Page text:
Change Our Laws If You Must, But Not Our Culture

I cannot remember how many conversations I have now had with people about whether or not the Government should be legally imposing the wearing of face masks – be it in shops, or anywhere else.  What I do know is that, for me, this is a complicated one.

It depends on whether you mean it in an absolute or a relative sense.

As a liberal conservative, living in a free society, I find it utterly abhorrent in an absolute sense that any government should impose such drastic measures on its entire society, with the threat of civil fines that are not inconsiderable for some families to pay off in the event of non-compliance.  I should add at this point that I personally find the mass wearing of masks quite horrible – whether this is due to the sheer amount of human interaction that is missed through a ‘blank’ mouth, or the problems that people at large who need to lip-read will now suffer, or anything else.

As an aside, there is also the fact that, whenever I venture out of my home for a walk, I can by no means say whether a particular shop that I pass by might happen to take my fancy.  So, if I want to retain the freedom to take a random detour inside while on an afternoon stroll, I will have to get used to the idea of having a mask at least with me any time I leave the house.  This is one area that I think may not have been fully thought through here; officially, it is just for shops, but in practice the reality may be different.

However, the alternative is that their wearing should be ‘imposed’ culturally.  This argument, as put forward by Michael Gove and many other voices (including several libertarians, as it happens), aims to make the wearing of masks a matter of “basic good manners, courtesy and consideration”, as Gove himself told Andrew Marr.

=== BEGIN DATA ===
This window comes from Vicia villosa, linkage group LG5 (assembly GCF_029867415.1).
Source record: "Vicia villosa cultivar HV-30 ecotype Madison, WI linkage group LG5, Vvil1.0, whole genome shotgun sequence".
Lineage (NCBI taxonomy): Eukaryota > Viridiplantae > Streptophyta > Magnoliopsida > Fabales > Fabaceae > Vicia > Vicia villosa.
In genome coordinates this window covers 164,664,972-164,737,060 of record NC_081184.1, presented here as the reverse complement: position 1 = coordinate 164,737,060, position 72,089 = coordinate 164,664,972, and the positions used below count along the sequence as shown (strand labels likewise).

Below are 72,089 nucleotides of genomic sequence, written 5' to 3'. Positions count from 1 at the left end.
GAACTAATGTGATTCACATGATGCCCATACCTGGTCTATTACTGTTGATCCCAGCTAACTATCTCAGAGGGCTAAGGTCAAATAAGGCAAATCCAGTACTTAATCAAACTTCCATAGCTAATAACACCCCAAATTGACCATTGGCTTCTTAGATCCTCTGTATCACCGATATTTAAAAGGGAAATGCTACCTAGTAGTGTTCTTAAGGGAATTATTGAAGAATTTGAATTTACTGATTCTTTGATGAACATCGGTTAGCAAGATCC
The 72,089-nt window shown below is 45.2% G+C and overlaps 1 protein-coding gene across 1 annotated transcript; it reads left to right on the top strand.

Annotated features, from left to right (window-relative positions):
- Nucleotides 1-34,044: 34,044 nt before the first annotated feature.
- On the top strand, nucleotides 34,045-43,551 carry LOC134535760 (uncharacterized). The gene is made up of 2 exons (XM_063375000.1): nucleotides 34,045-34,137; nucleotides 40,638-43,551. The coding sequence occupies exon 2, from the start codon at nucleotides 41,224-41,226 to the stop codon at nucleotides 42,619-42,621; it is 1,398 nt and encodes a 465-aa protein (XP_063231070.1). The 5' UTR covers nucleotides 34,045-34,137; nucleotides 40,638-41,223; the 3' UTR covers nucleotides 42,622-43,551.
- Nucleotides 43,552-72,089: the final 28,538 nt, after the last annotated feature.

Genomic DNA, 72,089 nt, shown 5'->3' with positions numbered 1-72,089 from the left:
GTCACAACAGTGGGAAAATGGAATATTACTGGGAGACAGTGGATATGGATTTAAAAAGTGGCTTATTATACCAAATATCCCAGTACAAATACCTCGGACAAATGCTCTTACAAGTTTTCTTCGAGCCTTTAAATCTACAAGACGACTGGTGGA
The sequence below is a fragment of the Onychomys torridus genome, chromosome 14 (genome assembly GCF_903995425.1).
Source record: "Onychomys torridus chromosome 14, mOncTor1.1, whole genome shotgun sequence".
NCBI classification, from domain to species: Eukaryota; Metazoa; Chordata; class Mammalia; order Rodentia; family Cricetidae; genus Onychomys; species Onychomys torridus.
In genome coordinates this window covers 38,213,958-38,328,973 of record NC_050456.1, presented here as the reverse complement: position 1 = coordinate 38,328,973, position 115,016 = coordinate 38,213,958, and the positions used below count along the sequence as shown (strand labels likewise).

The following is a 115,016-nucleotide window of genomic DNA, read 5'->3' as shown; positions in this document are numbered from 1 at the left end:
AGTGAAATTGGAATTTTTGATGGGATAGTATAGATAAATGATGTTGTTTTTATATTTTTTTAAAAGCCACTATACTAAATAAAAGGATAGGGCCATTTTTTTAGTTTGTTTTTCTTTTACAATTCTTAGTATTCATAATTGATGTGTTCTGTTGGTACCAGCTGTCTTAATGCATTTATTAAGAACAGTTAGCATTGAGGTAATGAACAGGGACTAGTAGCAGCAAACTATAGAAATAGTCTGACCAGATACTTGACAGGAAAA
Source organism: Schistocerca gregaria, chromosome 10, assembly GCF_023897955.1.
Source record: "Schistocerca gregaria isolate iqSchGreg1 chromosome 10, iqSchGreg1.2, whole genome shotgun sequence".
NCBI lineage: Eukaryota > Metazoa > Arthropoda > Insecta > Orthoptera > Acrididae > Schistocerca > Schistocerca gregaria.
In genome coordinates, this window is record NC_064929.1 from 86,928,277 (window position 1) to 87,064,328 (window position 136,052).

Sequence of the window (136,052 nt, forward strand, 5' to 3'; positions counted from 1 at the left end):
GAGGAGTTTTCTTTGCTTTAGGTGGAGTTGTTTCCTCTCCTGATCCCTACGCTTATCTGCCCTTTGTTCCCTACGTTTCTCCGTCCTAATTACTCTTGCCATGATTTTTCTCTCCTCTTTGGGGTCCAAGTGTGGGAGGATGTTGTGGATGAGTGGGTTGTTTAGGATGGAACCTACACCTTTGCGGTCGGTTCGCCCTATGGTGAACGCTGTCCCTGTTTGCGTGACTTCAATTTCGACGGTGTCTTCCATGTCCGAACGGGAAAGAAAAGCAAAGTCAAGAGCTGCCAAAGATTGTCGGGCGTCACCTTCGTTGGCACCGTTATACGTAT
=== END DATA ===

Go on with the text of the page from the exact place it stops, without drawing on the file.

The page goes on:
I actually have an even bigger issue with this alternative, though.  People are scared enough already, and there is a grave danger that allowing – or, even worse, actively encouraging – the wearing of face masks to ‘infect’ the very strong British sense of ‘good manners’ will cause it to become normalised and embedded within our society.  And I do not see anyone who advocates this standpoint coming up with any kind of plan for how, once we had got that mindset into our society on an ostensibly temporary basis, we would ever get it out again.

As the saying goes, “there is nothing so permanent as the temporary”.  I do not want to see us turn into a nation of perpetual mask-wearers, as large parts of some others are.  That would disturb me greatly.  So, in a relative sense, the question then becomes: what happens if one is forced to choose between the two?

With that in mind, I am in extremely reluctant support of the Government’s move to impose the mandatory wearing of face masks through legal measures.  At least with a law, and particularly owing to its draconian nature, the public will understand that this is meant to be temporary – although a sunset clause would be a handy reinforcement of that too.  There is then, as it were, some light at the end of the tunnel – and that is the message the country really needs right now.

The alternative risks bringing about a broader cultural transformation in our society that, frankly, I do not want to see.  It is perfectly fair to suggest that there will be deeper lessons around cleanliness and hygiene that this country – and the wider world – would do well to adopt in the long term, in light of this pandemic.  But a world with a typical high street scene where no-one can see an entire half of anyone else’s face, year upon year, is not one that I want to raise my children in.

4 COMMENTS

  1. I don’t think the economics of this country should be put at risk when so many people have already suffered the years of austerity to get us back on our feet. The infection rate has only increased due to more testing been available. COVID deaths were recorded wrong in the beginning most people died with COVID not of it. The so called experts seem to rely on statistics and probability and faulty inputs. I like most of my friends and family have worked through most of the pandemic because it suited the government and we’re all still here. So I have little faith in what Chris Whitt’s and his merry men have to say.

  2. We should not pander to a minority, and while we are on about it, we need compulsory food labeling so we can have a choice not to buy religiously slaughtered meat, I find it offensive and cruel I don’t want to buy meat that has a Muslim prayer said over it, and pay a zakat which is a Muslim tax that partly goes towards funding terrorism, they are less than 5% so stop pandering to them and think of the majority that don’t want our British culture watered down.

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